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Open AccessArticle Role of Pseudouridine Formation by Deg1 for Functionality of Two Glutamine Isoacceptor tRNAs
Biomolecules 2017, 7(1), 8; doi:10.3390/biom7010008
Received: 16 December 2016 / Revised: 20 January 2017 / Accepted: 20 January 2017 / Published: 26 January 2017
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Abstract
Loss of Deg1/Pus3 and concomitant elimination of pseudouridine in tRNA at positions 38 and 39 (ψ38/39) was shown to specifically impair the function of tRNAGlnUUG under conditions of temperature-induced down-regulation of wobble uridine thiolation in budding yeast and is linked to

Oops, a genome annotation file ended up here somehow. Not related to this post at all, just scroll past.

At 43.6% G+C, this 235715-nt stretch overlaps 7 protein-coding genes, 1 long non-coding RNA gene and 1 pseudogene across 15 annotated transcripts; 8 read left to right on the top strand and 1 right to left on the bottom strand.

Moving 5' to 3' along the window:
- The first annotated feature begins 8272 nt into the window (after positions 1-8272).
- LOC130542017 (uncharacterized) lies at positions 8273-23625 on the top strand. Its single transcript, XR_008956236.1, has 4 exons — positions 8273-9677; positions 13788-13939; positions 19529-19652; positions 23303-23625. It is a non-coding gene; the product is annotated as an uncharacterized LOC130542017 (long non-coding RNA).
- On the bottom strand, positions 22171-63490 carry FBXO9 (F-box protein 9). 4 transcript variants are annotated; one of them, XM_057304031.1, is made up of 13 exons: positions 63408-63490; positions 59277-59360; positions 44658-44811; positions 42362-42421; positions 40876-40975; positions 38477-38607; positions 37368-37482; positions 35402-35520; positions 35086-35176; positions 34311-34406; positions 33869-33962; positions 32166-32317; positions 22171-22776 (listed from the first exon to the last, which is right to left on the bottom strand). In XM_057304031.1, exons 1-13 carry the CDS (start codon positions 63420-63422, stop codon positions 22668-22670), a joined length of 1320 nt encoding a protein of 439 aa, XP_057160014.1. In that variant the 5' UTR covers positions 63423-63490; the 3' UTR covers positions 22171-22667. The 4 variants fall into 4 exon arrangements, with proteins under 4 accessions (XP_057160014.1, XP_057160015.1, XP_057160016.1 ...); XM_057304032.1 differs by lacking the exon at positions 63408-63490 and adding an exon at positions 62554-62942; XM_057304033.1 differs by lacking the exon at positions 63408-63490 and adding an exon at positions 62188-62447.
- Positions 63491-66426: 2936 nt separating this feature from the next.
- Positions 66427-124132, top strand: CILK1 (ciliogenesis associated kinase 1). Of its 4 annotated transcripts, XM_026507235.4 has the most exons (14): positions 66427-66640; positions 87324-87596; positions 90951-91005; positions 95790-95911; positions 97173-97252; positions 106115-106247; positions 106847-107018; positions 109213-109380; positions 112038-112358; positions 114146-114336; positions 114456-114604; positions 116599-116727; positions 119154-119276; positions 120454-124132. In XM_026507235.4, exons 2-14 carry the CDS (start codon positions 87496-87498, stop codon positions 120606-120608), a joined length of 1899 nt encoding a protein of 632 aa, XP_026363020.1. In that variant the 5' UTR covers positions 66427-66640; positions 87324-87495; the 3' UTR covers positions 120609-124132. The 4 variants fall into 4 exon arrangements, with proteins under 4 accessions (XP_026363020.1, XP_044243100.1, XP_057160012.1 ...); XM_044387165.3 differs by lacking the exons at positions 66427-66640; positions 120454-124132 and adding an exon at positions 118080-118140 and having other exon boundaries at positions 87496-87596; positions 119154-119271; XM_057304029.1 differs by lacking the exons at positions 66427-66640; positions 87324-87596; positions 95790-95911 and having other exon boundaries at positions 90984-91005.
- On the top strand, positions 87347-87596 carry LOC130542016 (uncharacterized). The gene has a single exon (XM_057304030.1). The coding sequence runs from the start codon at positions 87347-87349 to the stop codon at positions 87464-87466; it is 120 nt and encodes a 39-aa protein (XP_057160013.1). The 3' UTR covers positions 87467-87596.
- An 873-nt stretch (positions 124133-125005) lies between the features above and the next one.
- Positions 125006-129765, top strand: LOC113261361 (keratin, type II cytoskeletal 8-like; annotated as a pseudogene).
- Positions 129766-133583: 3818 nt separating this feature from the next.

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Loss of Deg1/Pus3 and concomitant elimination of pseudouridine in tRNA at positions 38 and 39 (ψ38/39) was shown to specifically impair the function of tRNAGlnUUG under conditions of temperature-induced down-regulation of wobble uridine thiolation in budding yeast and is linked to intellectual disability in humans. To further characterize the differential importance of the frequent ψ38/39 modification for tRNAs in yeast, we analyzed the in vivo function of non-sense suppressor tRNAs SUP4 and sup70-65 in the absence of the modifier. In the tRNATyrGψA variant SUP4, UAA read-through is enabled due to an anticodon mutation (UψA), whereas sup70-65 is a mutant form of tRNAGlnCUG (SUP70) that mediates UAG decoding due to a mutation of the anticodon-loop closing base pair (G31:C39 to A31:C39). While SUP4 function is unaltered in deg1/pus3 mutants, the ability of sup70-65 to mediate non-sense suppression and to complement a genomic deletion of the essential SUP70 gene is severely compromised. These results and the differential suppression of growth defects in deg1 mutants by multi-copy SUP70 or tQ(UUG) are consistent with the interpretation that ψ38 is most important for tRNAGlnUUG function under heat stress but becomes crucial for tRNAGlnCUG as well when the anticodon loop is destabilized by the sup70-65 mutation. Thus, ψ38/39 may protect the anticodon loop configuration from disturbances by loss of other modifications or base changes. Full article